08 October 2013

Latest Republican Innovation: Minorities Only Get 3/5 of a Vote

It appears that Kansas and Arizona are using a rather twisted interpretation of the Supreme Court's ruling to prevent people from voting in state and local elections:

Remember this phrase: two-tier voting. You may be hearing more about it.

Officials in Arizona and Kansas are making preparations for elections with two categories of voters. There will be those who provided proof of citizenship when they registered to vote, and will therefore be able to vote in all local, state, and federal elections. And then there will be those who did not provide proof of citizenship when they registered. Those people will only be able to vote in federal contests -- if at all.

In both states, the preparations underway are reactions to the Supreme Court's June ruling in Arizona v. Inter Tribal Council, the legal battle over Arizona's 2004 voter identification law, known as Proposition 200. While the headlines in June painted the ruling as a blow to Proposition 200, officials in both Arizona and Kansas have chosen to focus on the leeway the Supreme Court left them. Kansas State Election Director Brad Bryant laid out the argument in an email he sent to county election officers at the end of July.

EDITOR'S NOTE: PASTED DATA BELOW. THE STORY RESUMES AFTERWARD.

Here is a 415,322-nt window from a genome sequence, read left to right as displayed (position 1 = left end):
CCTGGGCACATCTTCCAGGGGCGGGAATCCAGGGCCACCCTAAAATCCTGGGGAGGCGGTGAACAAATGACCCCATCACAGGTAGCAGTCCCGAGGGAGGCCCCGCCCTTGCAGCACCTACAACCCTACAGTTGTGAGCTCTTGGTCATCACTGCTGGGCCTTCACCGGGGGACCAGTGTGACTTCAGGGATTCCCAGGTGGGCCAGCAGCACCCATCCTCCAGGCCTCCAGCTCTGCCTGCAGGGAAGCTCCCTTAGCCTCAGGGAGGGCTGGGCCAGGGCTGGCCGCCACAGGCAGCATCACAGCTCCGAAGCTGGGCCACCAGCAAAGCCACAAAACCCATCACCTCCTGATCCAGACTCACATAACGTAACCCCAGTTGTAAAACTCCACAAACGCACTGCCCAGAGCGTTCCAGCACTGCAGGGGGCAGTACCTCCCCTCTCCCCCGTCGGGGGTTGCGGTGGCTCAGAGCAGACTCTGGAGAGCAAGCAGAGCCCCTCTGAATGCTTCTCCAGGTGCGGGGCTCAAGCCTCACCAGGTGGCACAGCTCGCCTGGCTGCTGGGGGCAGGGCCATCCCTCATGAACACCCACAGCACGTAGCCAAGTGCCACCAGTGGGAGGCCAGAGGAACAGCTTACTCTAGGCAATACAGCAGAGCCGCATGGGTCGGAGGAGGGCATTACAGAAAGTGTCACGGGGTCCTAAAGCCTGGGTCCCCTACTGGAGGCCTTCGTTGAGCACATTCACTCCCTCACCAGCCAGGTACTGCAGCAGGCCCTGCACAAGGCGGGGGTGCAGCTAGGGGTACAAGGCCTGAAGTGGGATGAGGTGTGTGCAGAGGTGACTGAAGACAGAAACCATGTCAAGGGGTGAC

"As the Supreme Court made clear, its decision applies only to 'federal registration forms' and covers only federal elections," Bryant wrote, according to a copy of the email provided to TPM. "States remain free to require proof of citizenship from voters who seek to also vote in state elections."

Using that logic, both states have made moves toward two-tier systems.

In Kansas, whose Secretary of State, Kris Kobach (R), has been at the forefront of the voter ID movement, that system is already up and running.
One of the things that is necessary for democracy to function is for both sides to accept the idea that there are limits in the pursuit of political power.

I don't know how you make this sh%$ stop, but I am open to suggestions.

All I got is a return of the Fairness Doctrine.


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